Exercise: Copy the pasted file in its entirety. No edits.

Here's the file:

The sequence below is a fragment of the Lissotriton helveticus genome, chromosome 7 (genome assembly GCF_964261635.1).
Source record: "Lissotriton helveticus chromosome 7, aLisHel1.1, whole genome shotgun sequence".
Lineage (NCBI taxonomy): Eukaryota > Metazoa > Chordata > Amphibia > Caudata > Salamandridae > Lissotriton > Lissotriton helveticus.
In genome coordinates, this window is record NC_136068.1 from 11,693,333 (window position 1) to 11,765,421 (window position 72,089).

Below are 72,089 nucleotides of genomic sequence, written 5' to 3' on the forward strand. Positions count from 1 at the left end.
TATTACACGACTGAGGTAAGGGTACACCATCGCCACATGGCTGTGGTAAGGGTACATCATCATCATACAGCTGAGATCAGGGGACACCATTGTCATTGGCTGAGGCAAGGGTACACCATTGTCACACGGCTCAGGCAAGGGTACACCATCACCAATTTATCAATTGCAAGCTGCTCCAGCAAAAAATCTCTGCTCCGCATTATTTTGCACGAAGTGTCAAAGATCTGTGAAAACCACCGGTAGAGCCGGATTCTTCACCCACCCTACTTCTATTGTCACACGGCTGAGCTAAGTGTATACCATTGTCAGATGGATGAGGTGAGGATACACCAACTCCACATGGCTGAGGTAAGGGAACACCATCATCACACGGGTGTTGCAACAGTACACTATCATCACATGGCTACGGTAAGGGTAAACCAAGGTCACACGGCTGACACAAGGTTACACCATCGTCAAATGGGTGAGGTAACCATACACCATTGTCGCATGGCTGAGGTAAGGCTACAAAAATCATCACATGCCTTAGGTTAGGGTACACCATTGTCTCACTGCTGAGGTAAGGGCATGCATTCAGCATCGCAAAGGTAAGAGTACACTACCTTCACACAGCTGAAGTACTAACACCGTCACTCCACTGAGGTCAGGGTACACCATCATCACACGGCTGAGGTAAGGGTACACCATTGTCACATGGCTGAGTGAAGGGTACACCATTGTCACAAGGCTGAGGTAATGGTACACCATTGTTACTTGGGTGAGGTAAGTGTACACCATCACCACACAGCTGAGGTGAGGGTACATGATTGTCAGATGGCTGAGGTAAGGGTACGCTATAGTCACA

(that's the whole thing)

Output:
The sequence below is a fragment of the Lissotriton helveticus genome, chromosome 7 (genome assembly GCF_964261635.1).
Source record: "Lissotriton helveticus chromosome 7, aLisHel1.1, whole genome shotgun sequence".
Lineage (NCBI taxonomy): Eukaryota > Metazoa > Chordata > Amphibia > Caudata > Salamandridae > Lissotriton > Lissotriton helveticus.
In genome coordinates, this window is record NC_136068.1 from 11,693,333 (window position 1) to 11,765,421 (window position 72,089).

Below are 72,089 nucleotides of genomic sequence, written 5' to 3' on the forward strand. Positions count from 1 at the left end.
TATTACACGACTGAGGTAAGGGTACACCATCGCCACATGGCTGTGGTAAGGGTACATCATCATCATACAGCTGAGATCAGGGGACACCATTGTCATTGGCTGAGGCAAGGGTACACCATTGTCACACGGCTCAGGCAAGGGTACACCATCACCAATTTATCAATTGCAAGCTGCTCCAGCAAAAAATCTCTGCTCCGCATTATTTTGCACGAAGTGTCAAAGATCTGTGAAAACCACCGGTAGAGCCGGATTCTTCACCCACCCTACTTCTATTGTCACACGGCTGAGCTAAGTGTATACCATTGTCAGATGGATGAGGTGAGGATACACCAACTCCACATGGCTGAGGTAAGGGAACACCATCATCACACGGGTGTTGCAACAGTACACTATCATCACATGGCTACGGTAAGGGTAAACCAAGGTCACACGGCTGACACAAGGTTACACCATCGTCAAATGGGTGAGGTAACCATACACCATTGTCGCATGGCTGAGGTAAGGCTACAAAAATCATCACATGCCTTAGGTTAGGGTACACCATTGTCTCACTGCTGAGGTAAGGGCATGCATTCAGCATCGCAAAGGTAAGAGTACACTACCTTCACACAGCTGAAGTACTAACACCGTCACTCCACTGAGGTCAGGGTACACCATCATCACACGGCTGAGGTAAGGGTACACCATTGTCACATGGCTGAGTGAAGGGTACACCATTGTCACAAGGCTGAGGTAATGGTACACCATTGTTACTTGGGTGAGGTAAGTGTACACCATCACCACACAGCTGAGGTGAGGGTACATGATTGTCAGATGGCTGAGGTAAGGGTACGCTATAGTCACA